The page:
Mystery of Stewart’s past links with MI6
Tory leadership contender denies spying as intrigue surrounds his former career
RORY STEWART is facing scrutiny over his alleged past as a spy after he denied working for MI6 before becoming an MP.
The Tory leadership contender was asked directly at a hustings event yesterday whether he had ever spied for the Secret Intelligence Service, in the wake of mounting questions about his previous career.
A Whitehall security source last night told The Daily Telegraph that Mr Stewart had been recruited after he left Oxford and spent at least seven years as a spy before entering Parliament.
The International Development Secretary has previously failed to issue an outright denial and pointed out that MI6 officers are bound by the Official Secrets Act, so “even if you found someone who was an intelligence officer, they wouldn’t tell you they were an intelligence officer”.
Mr Stewart is now the bookmakers’ second-favourite to become the next prime minister after a surge in support following his appearance in a televised hustings event on Sunday night.
Yesterday David Lidington, the de facto deputy prime minister, announced he would be backing Mr Stewart in the second round of voting among Tory MPS today. Theresa May is also reportedly backing Mr Stewart.
Mr Stewart disclosed that he had pledges of support from at least 33 MPS, enough to get through to the third round of voting as long as he does not come last out of the six remaining candidates. He is now seen as a genuine contender to make it to a head-to-head fight against Boris Johnson among the party members, but there are fears among MPS that having two old Etonians – who even went to the same Oxford college – battling it out would damage the party’s credibility.
The claim that Mr Stewart has a secret past as an officer for MI6 adds an element of intrigue to the leadership contest. The Whitehall source said that Mr Stewart, a former private tutor to Princes William and Harry, was hired by the Secret Intelligence Service as a “fast track” entry after he left Oxford in the Nineties. The source said Mr Stewart was not regarded as a high flier at MI6 and left after seven years.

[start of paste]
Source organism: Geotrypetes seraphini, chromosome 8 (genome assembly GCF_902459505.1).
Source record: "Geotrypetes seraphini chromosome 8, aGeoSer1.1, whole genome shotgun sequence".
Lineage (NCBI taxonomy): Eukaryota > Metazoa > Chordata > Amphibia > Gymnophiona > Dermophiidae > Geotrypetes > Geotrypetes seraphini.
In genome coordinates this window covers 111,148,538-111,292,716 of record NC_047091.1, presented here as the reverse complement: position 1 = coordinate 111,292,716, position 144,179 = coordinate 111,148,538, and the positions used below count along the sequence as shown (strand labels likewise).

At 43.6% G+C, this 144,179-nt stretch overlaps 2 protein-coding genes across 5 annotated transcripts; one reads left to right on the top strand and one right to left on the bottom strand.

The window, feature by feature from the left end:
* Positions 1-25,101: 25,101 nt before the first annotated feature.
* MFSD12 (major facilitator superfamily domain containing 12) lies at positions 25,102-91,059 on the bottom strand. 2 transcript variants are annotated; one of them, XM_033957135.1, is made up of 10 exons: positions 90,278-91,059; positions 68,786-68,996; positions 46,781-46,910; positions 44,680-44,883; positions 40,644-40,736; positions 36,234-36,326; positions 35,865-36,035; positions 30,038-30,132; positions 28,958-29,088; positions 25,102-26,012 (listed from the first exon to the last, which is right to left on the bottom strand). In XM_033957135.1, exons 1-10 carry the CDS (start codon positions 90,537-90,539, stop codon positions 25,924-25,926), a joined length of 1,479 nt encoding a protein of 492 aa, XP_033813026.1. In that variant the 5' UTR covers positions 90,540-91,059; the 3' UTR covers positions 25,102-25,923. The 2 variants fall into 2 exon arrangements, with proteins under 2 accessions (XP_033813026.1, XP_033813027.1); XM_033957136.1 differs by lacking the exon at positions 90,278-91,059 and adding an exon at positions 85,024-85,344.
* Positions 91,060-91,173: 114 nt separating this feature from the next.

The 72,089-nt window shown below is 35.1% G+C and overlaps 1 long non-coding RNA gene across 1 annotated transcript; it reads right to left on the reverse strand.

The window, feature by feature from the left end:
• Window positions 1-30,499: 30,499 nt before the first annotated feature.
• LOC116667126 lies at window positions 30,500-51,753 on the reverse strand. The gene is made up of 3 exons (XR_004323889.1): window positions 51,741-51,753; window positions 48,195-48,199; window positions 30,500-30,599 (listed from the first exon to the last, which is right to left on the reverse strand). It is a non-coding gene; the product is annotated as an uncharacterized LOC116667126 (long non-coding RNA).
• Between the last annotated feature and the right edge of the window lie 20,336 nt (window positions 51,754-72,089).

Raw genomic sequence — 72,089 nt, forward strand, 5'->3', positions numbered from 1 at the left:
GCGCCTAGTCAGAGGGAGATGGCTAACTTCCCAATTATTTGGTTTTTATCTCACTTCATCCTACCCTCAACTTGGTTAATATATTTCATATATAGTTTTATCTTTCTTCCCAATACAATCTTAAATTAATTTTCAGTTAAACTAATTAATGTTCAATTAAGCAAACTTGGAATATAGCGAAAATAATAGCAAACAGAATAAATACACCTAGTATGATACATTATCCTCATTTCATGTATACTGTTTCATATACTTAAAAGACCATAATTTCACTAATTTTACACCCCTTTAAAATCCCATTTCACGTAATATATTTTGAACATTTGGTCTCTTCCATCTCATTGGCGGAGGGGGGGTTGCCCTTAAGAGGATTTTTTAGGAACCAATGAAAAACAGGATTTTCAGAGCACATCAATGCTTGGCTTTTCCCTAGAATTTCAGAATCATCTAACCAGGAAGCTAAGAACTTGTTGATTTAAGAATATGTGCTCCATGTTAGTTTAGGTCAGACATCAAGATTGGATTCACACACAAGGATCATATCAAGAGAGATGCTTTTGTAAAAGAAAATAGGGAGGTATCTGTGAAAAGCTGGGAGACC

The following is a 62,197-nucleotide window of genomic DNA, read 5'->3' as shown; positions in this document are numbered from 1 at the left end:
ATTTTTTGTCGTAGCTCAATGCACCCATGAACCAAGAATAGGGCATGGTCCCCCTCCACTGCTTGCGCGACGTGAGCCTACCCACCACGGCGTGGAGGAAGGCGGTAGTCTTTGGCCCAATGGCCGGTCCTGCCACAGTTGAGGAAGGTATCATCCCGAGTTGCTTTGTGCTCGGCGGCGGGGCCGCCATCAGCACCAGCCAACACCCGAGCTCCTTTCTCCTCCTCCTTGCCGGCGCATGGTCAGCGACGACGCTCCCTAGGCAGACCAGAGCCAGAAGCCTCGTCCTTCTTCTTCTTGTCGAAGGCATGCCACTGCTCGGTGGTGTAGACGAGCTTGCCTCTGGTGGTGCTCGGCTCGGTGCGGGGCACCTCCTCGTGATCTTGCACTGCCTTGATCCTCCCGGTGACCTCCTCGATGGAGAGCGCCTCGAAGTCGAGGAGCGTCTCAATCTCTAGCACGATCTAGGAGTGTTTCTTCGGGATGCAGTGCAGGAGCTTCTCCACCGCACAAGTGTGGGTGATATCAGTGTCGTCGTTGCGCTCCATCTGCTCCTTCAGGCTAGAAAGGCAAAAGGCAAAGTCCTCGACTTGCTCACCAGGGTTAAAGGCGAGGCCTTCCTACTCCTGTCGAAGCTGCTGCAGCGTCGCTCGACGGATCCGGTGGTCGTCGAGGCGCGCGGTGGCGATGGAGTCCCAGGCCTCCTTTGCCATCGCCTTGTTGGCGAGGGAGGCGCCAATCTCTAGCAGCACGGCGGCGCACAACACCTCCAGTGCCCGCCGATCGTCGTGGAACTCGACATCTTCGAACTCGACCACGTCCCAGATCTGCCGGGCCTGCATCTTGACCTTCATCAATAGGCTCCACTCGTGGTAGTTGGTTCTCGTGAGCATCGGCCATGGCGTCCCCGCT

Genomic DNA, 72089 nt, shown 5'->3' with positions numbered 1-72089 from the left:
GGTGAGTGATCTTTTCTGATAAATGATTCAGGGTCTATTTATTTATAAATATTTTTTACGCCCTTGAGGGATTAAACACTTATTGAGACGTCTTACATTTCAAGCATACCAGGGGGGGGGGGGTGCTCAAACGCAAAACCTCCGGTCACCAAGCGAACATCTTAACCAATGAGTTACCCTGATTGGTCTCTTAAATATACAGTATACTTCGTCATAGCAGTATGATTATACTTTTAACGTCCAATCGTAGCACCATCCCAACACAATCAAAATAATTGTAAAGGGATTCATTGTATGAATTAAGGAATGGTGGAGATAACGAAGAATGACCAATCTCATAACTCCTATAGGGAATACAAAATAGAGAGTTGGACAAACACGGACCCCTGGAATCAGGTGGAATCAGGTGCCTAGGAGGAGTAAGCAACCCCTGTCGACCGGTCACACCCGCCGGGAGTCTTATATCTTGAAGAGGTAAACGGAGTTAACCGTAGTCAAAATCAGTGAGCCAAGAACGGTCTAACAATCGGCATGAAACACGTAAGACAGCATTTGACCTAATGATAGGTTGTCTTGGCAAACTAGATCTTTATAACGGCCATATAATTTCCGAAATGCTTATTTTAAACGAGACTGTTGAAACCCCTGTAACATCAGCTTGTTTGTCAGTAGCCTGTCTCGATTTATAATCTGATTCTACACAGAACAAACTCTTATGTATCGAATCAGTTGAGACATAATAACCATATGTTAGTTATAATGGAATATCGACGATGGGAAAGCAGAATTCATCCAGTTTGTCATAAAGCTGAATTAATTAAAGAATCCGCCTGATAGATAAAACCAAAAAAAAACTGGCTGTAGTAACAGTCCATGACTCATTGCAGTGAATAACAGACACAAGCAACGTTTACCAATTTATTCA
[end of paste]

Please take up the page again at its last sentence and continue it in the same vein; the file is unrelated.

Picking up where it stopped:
Mr Stewart, 46, has faced questions for many years about whether he served in MI6, where his father, Brian, was second in command as its assistant chief from 1974 to 1979.
The claim surfaced in the New Yorker magazine in 2010, when the journalist Ian Parker wrote that Mr Stewart “certainly was” a spy during his early career as a diplomat working in Indonesia and Montenegro.
The magazine suggested it would be “frustrating” for him if he was “under a legal and moral obligation to mislead”. Mr Stewart said at the time that it was “an unfair question” but is reported to have told the journalist he could allude to a past in espionage. Mr Parker wrote: “He later suggested phrases that I might use – such as his career ‘giving the appearance of ’ such a path.”
Mr Stewart added that people should have “the very, very clear understanding that I stopped working in embassies and for the government proper in
2000” and that from then on “I was no longer part of the system”. The magazine also quoted a blog which claimed that Mr Stewart was still spying in 2006, when he worked in Afghanistan running a charity that the Prince of Wales helped to found called the Turquoise Mountain Foundation.
Asked last week whether he had been a spy, he said he had not, but that: “It’s the Secret Intelligence Service, bound by the Official Secrets Act. So even if you found someone who was an intelligence officer, they wouldn’t tell you they were an intelligence officer.”
Mr Stewart again denied spying when he was asked about it at a hustings event yesterday, and his spokesman referred The Telegraph to his denial when informed about the claims of the former MI6 officer.
Mr Stewart won 19 votes in the first ballot of Tory MPS last week, but is now confident he can overtake fellow stragglers Sajid Javid and Dominic Raab. About seven MPS who previously backed Matt Hancock are thought to have transferred their allegiance to Mr Stewart, including Mr Lidington, Dame Caroline Spelman and Paul Masterton.
But if Mr Johnson and Mr Stewart were the final two candidates who went to a vote of members, some MPS fear their similar backgrounds would play into the hands of Jeremy Corbyn.
One MP said: “I’m a proud member of the old Etonian trade union but even I think that would be difficult.
“We’ve only just recovered from Dave.”